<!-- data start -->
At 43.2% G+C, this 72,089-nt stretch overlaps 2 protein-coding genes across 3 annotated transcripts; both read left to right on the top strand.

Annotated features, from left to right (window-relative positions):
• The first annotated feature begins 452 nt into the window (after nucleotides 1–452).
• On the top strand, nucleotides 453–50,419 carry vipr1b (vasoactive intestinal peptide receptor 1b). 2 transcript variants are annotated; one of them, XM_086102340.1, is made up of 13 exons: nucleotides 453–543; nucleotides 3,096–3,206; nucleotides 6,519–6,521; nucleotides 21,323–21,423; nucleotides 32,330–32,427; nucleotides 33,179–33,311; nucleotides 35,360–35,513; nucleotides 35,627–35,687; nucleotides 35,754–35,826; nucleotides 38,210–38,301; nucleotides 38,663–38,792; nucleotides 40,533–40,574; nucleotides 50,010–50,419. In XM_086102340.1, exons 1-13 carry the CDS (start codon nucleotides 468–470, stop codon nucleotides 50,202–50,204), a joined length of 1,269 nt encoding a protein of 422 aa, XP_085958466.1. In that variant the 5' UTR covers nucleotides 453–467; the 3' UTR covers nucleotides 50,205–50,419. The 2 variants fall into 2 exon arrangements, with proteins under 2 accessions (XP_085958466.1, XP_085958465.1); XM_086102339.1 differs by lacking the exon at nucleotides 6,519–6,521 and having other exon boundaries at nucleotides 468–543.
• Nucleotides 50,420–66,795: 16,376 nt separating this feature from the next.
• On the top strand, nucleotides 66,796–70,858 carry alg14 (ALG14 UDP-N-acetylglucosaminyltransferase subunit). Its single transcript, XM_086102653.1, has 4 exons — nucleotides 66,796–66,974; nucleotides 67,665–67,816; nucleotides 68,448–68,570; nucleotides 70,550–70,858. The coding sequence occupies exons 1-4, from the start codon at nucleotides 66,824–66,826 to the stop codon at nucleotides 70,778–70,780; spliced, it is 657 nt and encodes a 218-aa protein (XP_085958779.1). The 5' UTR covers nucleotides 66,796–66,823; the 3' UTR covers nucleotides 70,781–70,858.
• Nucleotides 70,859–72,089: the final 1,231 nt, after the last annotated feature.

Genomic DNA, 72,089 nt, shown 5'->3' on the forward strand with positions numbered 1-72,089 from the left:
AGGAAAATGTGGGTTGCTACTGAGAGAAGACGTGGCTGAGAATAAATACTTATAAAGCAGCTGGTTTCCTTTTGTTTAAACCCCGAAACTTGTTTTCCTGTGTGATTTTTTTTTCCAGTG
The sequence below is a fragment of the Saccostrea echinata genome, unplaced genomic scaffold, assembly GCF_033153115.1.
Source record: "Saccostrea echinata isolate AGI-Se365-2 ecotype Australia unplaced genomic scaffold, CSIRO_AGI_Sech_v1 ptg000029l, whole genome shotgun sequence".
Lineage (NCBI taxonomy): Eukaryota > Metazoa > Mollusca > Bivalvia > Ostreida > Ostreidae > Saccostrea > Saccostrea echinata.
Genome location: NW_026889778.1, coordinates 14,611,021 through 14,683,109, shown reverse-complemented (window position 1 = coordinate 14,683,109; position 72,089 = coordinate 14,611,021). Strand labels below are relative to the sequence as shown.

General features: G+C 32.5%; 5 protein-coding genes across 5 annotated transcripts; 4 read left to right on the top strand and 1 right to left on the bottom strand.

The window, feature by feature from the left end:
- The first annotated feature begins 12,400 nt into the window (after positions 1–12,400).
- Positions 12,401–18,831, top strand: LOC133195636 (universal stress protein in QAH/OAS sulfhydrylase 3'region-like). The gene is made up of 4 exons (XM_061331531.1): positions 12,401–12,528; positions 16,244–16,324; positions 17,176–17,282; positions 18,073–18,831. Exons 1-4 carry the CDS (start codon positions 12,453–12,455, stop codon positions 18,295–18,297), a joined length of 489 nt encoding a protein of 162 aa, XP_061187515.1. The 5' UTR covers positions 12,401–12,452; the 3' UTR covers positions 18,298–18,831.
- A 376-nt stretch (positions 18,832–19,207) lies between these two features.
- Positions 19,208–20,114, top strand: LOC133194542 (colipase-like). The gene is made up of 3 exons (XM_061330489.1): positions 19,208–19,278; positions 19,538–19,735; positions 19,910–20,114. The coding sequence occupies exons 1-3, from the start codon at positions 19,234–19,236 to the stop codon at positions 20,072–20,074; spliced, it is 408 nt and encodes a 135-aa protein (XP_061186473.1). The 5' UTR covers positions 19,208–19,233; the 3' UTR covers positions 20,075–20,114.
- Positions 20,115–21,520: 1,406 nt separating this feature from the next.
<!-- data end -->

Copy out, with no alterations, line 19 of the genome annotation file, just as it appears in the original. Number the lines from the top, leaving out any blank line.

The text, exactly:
- Positions 19,208–20,114, top strand: LOC133194542 (colipase-like). The gene is made up of 3 exons (XM_061330489.1): positions 19,208–19,278; positions 19,538–19,735; positions 19,910–20,114. The coding sequence occupies exons 1-3, from the start codon at positions 19,234–19,236 to the stop codon at positions 20,072–20,074; spliced, it is 408 nt and encodes a 135-aa protein (XP_061186473.1). The 5' UTR covers positions 19,208–19,233; the 3' UTR covers positions 20,075–20,114.